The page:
The similarities are striking…..a great big long stretch of concrete cutting right through the chilterns – though the M40 is wider than HS2.

  3. I don’t see how the new criteria can be described as leaving the Transport Secretary in a position where he has shot himself in the foot. All of those criteria are easily met – you just happen to find fault with every single aspect associated with HS2.

    Your unremitting focus on finding fault with absolutely everything about the Transport Secretary, HS2, the DfT, HS2 supporters, Greengauge 21, the government, most business and the vast bulk of MPs just undermines your own credibility. Are you seriously trying to say that the entire proposal has absolutely nothing positive in it?

    • Ian, by trying to squash arguments by saying that StopHS2 cannot see absolutely anything positive in HS2 you misunderstand the whole campaign.

      Though I cannot speak for everyone but most of us do see benefits from HS2. I personally dislike the way HS2 is given to us as the only option when there are viable cheaper and greener alternatives. Noy many here think that no improvements to our rail network are necessary. This is what the campaign is about – it is a positive not a negative led campaign that is trying to fight the bias of information provided to us by the Government and its Quangos.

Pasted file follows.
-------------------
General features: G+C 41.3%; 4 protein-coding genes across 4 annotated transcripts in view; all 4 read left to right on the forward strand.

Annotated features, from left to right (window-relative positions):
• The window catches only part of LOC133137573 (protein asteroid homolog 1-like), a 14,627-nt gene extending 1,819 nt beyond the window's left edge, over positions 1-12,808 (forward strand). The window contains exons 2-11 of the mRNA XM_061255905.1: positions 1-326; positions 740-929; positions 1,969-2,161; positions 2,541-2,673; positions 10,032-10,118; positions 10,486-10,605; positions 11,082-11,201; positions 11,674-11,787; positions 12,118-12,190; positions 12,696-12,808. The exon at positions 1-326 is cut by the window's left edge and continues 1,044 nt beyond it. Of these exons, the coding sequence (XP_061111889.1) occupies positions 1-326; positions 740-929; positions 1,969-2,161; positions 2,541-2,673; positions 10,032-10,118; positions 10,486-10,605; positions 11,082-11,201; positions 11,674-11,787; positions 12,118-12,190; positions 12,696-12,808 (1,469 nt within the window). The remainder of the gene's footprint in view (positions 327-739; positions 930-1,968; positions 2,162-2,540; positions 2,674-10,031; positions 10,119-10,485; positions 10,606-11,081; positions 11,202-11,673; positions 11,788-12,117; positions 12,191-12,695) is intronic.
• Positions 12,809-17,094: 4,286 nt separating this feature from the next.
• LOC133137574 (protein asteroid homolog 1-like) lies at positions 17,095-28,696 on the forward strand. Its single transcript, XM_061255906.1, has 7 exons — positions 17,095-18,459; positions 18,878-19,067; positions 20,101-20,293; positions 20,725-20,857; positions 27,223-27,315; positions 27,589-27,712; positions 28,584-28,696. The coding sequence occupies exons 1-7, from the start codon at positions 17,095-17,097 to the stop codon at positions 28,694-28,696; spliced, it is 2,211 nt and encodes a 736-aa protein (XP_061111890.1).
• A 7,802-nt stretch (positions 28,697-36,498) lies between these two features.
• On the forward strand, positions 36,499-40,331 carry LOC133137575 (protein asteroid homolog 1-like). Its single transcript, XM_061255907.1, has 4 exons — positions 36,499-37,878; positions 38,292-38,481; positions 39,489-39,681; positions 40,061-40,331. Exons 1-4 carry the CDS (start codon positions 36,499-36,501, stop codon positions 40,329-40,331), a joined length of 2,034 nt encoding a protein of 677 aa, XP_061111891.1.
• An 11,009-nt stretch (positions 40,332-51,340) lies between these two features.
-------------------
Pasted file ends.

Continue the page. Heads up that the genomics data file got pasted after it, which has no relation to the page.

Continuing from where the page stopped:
• A positive campaign? Are you serious? This is a campaign primarily aimed at stopping construction taking place near Chiltern residents (and others along the route).

        Where were these campaigners when the M40 was built, the M3 through Twyford Down (an AONB)? Nowhere, because they weren’t close enough to worry about.

          • Gary & Ian,
            I would like to answer both of your posts at the same time. It is a campaign trying to stop the construction of HS2 – correct. Some protesters will certainly be driven by local issues – wouldn’t you?. The problem with HS2 is deeper than NIMBYism as some politicians try to tell us. It is about the investment of £17bn tax money (most probably though £17bn of borrowed money) for a project that does not deliver benefits balancing the amounts spent.

            To Gary’s question, HS2 does deliver on increased capacity, it does deliver on shortening journey times, it does most probably benefit some communities in London and Birmingham. My point is though that all these benefits are nicely used in the Consultation paper’s feasibility study but other true socio-economic and environmental costs are ignored. So are other viable alternatives to HS2.